Small-business owners: Virtual community vendors have something to say to you.

Hear anything? No need to check your hearing, it's just that the virtual community vendors aren't saying anything; they're not talking to you. At least, that's the impression I got after visiting the VirComm 2000 conference early in May, along with Sue Lohman, workz's community editor.

VirComm is the event for virtual community vendors and consultants -- everyone with a product to sell or an angle to push is out there giving talks, offering opinions, and trying to attract customers. When virtual community was a hard sell, vendors and consultants were happy to attract any customer they could. Now that "virtual community" has become the new buzzword, vendors and consultants are looking to attract the big-money customers -- Fortune 500 companies and well-funded dot-coms. Approach one of these attractively decorated vendor or consultant booths and ask what they offer for the small-business client, and you're liable to get a blank stare and an abrupt "Why don't you check out our literature?" as they scan the crowd for a more well-heeled customer.

That leaves you in a bit of a lurch if you're a small-business customer who wants to implement an online community. There are a few vendors still willing to work with small-business clients, but they are an increasingly small percentage of the total.

What Options Do You Have?
Who's the most receptive vendor? Web Crossing seems to have something for every small-business need -- from free discussion and chat software versions that you run on your own server, to small communities that you can host cheaply ($50 per month) on its server, all the way up to its enterprise version software, which can handle huge commercial ventures, such as CNN.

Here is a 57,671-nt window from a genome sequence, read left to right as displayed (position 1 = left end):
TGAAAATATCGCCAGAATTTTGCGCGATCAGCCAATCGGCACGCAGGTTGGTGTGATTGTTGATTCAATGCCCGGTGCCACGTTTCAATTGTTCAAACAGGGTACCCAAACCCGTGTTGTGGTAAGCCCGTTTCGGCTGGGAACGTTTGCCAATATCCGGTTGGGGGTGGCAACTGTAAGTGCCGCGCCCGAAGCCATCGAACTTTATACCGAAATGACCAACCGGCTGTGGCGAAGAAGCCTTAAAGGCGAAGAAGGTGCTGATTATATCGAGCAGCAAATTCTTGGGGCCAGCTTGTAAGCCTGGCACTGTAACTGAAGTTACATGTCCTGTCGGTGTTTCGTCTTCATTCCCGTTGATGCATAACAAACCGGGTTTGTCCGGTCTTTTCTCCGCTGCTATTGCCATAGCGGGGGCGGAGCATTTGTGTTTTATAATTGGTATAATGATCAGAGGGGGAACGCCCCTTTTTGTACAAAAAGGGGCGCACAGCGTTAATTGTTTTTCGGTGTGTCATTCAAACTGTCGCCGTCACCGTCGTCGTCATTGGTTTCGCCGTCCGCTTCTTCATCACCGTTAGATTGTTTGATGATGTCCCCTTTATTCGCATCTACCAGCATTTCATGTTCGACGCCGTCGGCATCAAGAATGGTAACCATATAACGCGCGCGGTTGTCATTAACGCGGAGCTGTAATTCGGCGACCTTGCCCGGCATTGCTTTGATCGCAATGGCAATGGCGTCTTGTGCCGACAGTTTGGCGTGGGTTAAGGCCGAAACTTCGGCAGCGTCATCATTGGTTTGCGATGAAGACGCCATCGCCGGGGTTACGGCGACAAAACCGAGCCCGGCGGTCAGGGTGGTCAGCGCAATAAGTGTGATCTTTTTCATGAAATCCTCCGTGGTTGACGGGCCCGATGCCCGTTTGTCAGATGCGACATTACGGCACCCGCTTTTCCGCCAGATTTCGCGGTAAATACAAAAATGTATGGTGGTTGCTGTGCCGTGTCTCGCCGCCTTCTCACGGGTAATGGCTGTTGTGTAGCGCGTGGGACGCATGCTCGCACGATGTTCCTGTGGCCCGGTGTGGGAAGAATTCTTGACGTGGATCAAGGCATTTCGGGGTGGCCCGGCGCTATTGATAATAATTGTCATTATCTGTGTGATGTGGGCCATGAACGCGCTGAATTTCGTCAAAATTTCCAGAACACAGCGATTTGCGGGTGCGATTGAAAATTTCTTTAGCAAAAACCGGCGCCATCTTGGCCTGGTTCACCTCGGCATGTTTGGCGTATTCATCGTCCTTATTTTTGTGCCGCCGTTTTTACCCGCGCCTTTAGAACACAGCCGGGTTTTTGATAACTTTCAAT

Another receptive vendor was WeTalk Network, a soon-to-be-released application that builds on Web Crossing's technology and adds its own Java applets for monitoring and administering your community. The price for this application and having the community hosted on Web Crossing's server runs a little higher (estimated cost of $500 per month) but is still within reach of the small-business owner with a thriving community.

Finally, WebBoard was receptive to small-business users but seemed less flexible in its offerings. For example, its software could not be scaled down for a customer hoping to build a single community. In addition, the company was unable to host the software on its server.

The biggest trend at the conference was also the one least accessible to the small-business owner -- outsourced communities. The vendors for these services --, PeopleLink, and others -- offer complete community maintenance at $2,000 per month and up.

The big vendors may not be listening, but I am. I'd like to return to VirComm next year with a mandate from the small-business owner, letting vendors know about your needs. If you're thinking about building a virtual community, or if you already use virtual community tools to reach your customers, associates, and suppliers, I'd like to hear from you. You can reach me at

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